The Banality of Surveillance Photos

Interesting essay on a trove on surveillance photos from Cold War-era Prague.

Cops, even secret cops, are for the most part ordinary people. Working stiffs concerned with holding down jobs and earning a living. Even those who thought it was important to find enemies recognized the absurdity of their task.

I take photos all the time and these empty blurry frames tell me that they were made intentionally. Shot out of boredom, as little acts of defiance, the secret police wandered the streets of Prague for twenty years taking lousy pictures of people from far away because a job is a job.

Occasionally something interesting happened, like spotting a hot stylish, American made Ford Mustang Sally. However, it must have been an awful job, with dull days that turned into months and years, of killing time between lunch and dinner.

Posted on May 24, 2012 at 6:17 AM21 Comments


RobertT May 24, 2012 6:49 AM

I’d like to suggest an alternate reason for the banality of the photos.

Back in the cold war days photographing actually suspicious behavior was probably the most dangerous activity one could possibly undertake, especially if it was in some official capacity. The biggest problem they faced was to avoid photographing a powerful corrupt politically connected person engaged in suspicious activities!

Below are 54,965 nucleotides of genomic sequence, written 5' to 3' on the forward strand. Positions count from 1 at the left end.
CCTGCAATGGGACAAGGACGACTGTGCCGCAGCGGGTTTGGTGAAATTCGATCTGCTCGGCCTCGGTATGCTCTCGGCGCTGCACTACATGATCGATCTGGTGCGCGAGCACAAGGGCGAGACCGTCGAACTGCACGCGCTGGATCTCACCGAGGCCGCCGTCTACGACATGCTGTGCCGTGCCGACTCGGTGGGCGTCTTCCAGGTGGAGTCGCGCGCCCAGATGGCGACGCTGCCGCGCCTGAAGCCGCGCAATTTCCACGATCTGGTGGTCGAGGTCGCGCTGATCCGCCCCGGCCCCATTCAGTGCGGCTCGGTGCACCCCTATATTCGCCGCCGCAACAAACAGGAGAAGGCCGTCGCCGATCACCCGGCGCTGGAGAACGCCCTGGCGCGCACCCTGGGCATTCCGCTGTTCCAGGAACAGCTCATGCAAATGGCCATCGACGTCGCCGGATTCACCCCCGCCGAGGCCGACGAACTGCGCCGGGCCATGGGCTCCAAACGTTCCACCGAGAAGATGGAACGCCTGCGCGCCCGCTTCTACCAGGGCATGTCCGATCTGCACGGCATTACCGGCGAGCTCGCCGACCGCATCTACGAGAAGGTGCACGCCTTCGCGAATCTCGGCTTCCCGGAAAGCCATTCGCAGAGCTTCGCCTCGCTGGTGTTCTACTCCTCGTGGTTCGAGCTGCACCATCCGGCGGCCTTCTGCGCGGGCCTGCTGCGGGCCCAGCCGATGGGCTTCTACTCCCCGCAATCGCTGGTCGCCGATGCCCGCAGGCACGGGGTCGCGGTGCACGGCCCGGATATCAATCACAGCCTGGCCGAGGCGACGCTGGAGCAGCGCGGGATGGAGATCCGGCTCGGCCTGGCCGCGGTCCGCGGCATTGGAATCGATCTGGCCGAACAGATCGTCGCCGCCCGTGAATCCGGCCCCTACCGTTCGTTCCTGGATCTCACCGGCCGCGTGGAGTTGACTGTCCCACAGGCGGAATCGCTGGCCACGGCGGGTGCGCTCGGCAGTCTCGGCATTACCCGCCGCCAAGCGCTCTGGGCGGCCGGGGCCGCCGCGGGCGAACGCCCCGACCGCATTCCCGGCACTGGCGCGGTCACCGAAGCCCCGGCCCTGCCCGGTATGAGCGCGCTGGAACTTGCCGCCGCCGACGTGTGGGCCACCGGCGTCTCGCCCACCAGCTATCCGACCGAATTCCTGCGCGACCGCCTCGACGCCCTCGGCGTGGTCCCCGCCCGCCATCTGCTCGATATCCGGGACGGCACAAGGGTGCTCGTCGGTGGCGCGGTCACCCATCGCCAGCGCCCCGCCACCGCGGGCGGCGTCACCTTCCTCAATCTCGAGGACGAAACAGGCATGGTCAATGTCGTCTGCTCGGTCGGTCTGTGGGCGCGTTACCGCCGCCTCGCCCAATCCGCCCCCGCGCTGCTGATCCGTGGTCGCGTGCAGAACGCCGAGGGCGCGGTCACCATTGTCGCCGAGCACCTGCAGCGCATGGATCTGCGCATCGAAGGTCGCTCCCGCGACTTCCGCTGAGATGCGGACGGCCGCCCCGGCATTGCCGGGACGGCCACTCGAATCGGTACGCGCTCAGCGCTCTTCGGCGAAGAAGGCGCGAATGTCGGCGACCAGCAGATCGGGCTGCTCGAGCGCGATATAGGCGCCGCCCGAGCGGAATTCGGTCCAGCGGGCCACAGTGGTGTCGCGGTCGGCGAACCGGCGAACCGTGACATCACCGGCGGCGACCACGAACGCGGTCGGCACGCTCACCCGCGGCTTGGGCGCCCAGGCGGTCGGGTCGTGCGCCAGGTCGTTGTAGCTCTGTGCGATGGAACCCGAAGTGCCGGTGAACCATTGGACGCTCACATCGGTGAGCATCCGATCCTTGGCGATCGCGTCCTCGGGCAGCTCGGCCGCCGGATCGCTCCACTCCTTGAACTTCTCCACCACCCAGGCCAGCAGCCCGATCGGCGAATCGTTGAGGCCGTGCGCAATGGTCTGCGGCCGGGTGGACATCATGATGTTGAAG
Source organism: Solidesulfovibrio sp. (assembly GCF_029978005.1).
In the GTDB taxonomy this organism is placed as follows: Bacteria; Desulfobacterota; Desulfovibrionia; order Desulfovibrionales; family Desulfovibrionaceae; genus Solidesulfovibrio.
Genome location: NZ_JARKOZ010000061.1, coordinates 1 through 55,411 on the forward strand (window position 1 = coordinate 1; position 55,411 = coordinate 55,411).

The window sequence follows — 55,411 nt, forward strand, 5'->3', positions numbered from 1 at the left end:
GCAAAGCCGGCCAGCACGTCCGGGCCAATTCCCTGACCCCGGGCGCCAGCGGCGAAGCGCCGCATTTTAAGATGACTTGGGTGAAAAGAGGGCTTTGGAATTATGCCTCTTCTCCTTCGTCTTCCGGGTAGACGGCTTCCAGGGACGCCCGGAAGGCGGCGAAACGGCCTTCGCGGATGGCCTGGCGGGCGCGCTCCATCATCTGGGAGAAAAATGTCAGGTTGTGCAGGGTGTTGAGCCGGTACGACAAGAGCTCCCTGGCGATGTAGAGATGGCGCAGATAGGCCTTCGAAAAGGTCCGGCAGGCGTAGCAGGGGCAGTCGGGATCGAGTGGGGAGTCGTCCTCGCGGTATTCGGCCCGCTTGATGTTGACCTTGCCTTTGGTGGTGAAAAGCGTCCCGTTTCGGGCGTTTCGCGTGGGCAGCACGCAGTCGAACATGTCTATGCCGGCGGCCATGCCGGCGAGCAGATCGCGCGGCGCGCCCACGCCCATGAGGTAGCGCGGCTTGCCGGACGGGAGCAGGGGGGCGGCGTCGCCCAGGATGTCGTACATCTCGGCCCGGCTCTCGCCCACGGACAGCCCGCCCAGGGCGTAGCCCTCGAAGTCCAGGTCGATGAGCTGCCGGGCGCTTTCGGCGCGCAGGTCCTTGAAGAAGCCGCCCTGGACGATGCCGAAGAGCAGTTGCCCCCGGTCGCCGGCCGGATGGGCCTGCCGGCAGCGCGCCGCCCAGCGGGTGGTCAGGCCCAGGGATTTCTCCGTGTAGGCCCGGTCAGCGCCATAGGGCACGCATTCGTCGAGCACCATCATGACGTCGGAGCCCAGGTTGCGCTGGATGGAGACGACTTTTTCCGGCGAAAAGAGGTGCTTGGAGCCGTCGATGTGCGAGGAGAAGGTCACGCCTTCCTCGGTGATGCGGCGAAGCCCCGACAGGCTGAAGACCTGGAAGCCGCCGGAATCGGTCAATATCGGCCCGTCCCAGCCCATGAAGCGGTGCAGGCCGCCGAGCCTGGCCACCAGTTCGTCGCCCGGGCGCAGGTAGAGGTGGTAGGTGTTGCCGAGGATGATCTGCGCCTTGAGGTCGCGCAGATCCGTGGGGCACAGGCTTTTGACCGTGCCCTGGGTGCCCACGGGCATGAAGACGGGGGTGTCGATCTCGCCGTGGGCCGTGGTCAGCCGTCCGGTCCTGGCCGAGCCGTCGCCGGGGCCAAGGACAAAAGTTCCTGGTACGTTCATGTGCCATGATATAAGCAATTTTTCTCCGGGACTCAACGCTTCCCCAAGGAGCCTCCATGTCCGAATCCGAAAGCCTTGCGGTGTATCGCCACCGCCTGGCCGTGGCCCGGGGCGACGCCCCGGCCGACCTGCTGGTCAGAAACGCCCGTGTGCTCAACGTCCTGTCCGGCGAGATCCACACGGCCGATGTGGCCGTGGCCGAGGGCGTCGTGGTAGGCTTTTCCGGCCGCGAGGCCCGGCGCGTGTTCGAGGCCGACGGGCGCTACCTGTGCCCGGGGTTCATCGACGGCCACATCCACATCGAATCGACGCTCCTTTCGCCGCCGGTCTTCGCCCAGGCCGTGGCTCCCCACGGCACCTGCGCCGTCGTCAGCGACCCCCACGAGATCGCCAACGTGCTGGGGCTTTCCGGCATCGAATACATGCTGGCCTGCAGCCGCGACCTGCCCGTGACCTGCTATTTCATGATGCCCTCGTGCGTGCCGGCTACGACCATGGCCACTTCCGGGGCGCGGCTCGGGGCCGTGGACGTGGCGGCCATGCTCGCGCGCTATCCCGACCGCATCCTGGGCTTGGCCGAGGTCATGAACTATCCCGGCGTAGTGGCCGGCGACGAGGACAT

Missing a spy photo, or failing to photograph flagrant spy type activity, well that was also a form of survival trade-craft. Much safer to hand in photos like these and blame a “faulty camera” that takes pictures when you are not ready.

David Halliday May 24, 2012 8:03 AM

My take on the quality of the images:
1: Most (examples shown) look like they are taken from hip height. Probably assuming a casual, subtle posture. Not the posture one would assume for professional photography.
Anyone who has walked round a party trying to get candid photos of people will know the challenge here. Add in trying to make sure that if anyone sees you they don’t see you taking a picture or with a camera…

2: Pictures possibly taken using a camera concealed/disguised in “tobacco pouches, purses, briefcases”… While I’m not a professional photographer or particularly clued up on the history (my photography academia was many years ago) I can’t imagine these as being ideal cameras.